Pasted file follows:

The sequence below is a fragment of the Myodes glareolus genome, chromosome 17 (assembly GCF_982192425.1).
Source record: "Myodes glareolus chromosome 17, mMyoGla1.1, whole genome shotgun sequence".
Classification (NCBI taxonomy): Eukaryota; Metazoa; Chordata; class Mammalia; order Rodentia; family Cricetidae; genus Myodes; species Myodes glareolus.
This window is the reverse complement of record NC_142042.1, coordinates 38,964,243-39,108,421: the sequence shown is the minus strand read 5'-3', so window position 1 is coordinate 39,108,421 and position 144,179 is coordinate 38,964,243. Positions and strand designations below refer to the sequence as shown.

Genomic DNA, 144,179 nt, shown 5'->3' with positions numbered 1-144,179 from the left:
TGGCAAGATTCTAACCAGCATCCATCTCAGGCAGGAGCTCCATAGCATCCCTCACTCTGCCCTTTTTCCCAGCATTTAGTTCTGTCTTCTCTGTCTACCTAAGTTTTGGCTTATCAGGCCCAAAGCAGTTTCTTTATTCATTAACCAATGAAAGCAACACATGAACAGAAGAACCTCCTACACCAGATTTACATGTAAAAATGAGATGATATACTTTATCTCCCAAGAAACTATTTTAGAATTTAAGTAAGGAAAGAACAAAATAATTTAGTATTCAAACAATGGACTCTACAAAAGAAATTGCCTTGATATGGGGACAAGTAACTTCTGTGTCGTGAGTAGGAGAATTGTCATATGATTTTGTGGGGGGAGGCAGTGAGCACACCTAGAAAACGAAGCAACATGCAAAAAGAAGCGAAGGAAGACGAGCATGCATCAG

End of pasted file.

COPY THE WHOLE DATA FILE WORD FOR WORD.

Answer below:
The sequence below is a fragment of the Myodes glareolus genome, chromosome 17 (assembly GCF_982192425.1).
Source record: "Myodes glareolus chromosome 17, mMyoGla1.1, whole genome shotgun sequence".
Classification (NCBI taxonomy): Eukaryota; Metazoa; Chordata; class Mammalia; order Rodentia; family Cricetidae; genus Myodes; species Myodes glareolus.
This window is the reverse complement of record NC_142042.1, coordinates 38,964,243-39,108,421: the sequence shown is the minus strand read 5'-3', so window position 1 is coordinate 39,108,421 and position 144,179 is coordinate 38,964,243. Positions and strand designations below refer to the sequence as shown.

Genomic DNA, 144,179 nt, shown 5'->3' with positions numbered 1-144,179 from the left:
TGGCAAGATTCTAACCAGCATCCATCTCAGGCAGGAGCTCCATAGCATCCCTCACTCTGCCCTTTTTCCCAGCATTTAGTTCTGTCTTCTCTGTCTACCTAAGTTTTGGCTTATCAGGCCCAAAGCAGTTTCTTTATTCATTAACCAATGAAAGCAACACATGAACAGAAGAACCTCCTACACCAGATTTACATGTAAAAATGAGATGATATACTTTATCTCCCAAGAAACTATTTTAGAATTTAAGTAAGGAAAGAACAAAATAATTTAGTATTCAAACAATGGACTCTACAAAAGAAATTGCCTTGATATGGGGACAAGTAACTTCTGTGTCGTGAGTAGGAGAATTGTCATATGATTTTGTGGGGGGAGGCAGTGAGCACACCTAGAAAACGAAGCAACATGCAAAAAGAAGCGAAGGAAGACGAGCATGCATCAG